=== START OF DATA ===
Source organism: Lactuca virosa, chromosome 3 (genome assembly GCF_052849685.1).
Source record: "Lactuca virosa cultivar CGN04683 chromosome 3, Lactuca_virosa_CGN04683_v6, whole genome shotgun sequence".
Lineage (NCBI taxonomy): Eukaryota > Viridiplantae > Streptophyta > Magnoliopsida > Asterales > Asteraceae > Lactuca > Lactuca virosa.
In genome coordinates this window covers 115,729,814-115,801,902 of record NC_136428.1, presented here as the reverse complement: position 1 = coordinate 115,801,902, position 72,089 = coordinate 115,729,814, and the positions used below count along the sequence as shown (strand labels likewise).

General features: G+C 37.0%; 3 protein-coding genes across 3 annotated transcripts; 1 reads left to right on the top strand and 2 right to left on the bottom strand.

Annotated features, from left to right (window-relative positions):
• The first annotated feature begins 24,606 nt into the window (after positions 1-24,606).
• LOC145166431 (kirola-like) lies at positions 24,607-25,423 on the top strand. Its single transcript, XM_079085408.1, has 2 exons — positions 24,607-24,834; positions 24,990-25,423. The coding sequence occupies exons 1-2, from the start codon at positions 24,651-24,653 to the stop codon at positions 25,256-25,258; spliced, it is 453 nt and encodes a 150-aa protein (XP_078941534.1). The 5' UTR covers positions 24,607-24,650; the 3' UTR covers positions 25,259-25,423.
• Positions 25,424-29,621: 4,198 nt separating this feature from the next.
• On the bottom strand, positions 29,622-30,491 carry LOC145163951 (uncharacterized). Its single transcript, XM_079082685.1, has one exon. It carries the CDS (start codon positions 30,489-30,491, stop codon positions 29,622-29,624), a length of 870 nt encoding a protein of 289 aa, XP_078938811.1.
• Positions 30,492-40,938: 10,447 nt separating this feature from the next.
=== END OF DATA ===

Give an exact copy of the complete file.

Source organism: Lactuca virosa, chromosome 3 (genome assembly GCF_052849685.1).
Source record: "Lactuca virosa cultivar CGN04683 chromosome 3, Lactuca_virosa_CGN04683_v6, whole genome shotgun sequence".
Lineage (NCBI taxonomy): Eukaryota > Viridiplantae > Streptophyta > Magnoliopsida > Asterales > Asteraceae > Lactuca > Lactuca virosa.
In genome coordinates this window covers 115,729,814-115,801,902 of record NC_136428.1, presented here as the reverse complement: position 1 = coordinate 115,801,902, position 72,089 = coordinate 115,729,814, and the positions used below count along the sequence as shown (strand labels likewise).

General features: G+C 37.0%; 3 protein-coding genes across 3 annotated transcripts; 1 reads left to right on the top strand and 2 right to left on the bottom strand.

Annotated features, from left to right (window-relative positions):
• The first annotated feature begins 24,606 nt into the window (after positions 1-24,606).
• LOC145166431 (kirola-like) lies at positions 24,607-25,423 on the top strand. Its single transcript, XM_079085408.1, has 2 exons — positions 24,607-24,834; positions 24,990-25,423. The coding sequence occupies exons 1-2, from the start codon at positions 24,651-24,653 to the stop codon at positions 25,256-25,258; spliced, it is 453 nt and encodes a 150-aa protein (XP_078941534.1). The 5' UTR covers positions 24,607-24,650; the 3' UTR covers positions 25,259-25,423.
• Positions 25,424-29,621: 4,198 nt separating this feature from the next.
• On the bottom strand, positions 29,622-30,491 carry LOC145163951 (uncharacterized). Its single transcript, XM_079082685.1, has one exon. It carries the CDS (start codon positions 30,489-30,491, stop codon positions 29,622-29,624), a length of 870 nt encoding a protein of 289 aa, XP_078938811.1.
• Positions 30,492-40,938: 10,447 nt separating this feature from the next.